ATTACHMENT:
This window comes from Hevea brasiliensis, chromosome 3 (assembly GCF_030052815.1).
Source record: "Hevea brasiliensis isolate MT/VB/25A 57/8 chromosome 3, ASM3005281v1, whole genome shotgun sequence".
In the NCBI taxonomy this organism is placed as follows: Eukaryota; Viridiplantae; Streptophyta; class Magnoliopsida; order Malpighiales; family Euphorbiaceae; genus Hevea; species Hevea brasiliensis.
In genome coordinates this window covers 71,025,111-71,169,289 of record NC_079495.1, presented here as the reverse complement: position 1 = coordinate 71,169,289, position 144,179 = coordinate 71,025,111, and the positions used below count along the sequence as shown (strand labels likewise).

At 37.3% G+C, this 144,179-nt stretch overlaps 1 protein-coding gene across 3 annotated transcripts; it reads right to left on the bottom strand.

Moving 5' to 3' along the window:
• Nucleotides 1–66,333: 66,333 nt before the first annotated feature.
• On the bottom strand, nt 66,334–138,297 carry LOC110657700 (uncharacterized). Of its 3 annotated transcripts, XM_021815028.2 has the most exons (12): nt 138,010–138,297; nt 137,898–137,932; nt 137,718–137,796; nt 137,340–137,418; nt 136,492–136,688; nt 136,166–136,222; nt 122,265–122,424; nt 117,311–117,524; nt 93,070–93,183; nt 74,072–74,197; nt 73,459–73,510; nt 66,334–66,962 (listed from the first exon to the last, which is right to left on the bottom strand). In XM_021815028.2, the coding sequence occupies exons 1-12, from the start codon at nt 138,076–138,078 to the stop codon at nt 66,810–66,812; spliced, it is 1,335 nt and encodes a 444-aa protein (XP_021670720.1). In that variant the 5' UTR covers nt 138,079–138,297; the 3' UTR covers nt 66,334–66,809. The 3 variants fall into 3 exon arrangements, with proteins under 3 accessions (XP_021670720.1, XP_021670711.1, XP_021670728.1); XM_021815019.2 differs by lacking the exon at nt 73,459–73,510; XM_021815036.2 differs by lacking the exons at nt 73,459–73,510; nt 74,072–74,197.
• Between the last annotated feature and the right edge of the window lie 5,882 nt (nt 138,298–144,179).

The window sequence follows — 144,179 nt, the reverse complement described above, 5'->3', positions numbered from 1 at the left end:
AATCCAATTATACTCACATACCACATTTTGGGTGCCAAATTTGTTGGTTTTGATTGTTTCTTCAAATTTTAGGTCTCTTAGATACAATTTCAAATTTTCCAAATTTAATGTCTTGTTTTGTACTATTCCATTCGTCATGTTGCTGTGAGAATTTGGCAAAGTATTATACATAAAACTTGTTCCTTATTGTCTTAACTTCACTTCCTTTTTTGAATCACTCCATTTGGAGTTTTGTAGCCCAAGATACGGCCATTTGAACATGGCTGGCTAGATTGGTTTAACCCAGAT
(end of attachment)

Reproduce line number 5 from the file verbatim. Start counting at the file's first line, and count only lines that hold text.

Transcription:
At 37.3% G+C, this 144,179-nt stretch overlaps 1 protein-coding gene across 3 annotated transcripts; it reads right to left on the bottom strand.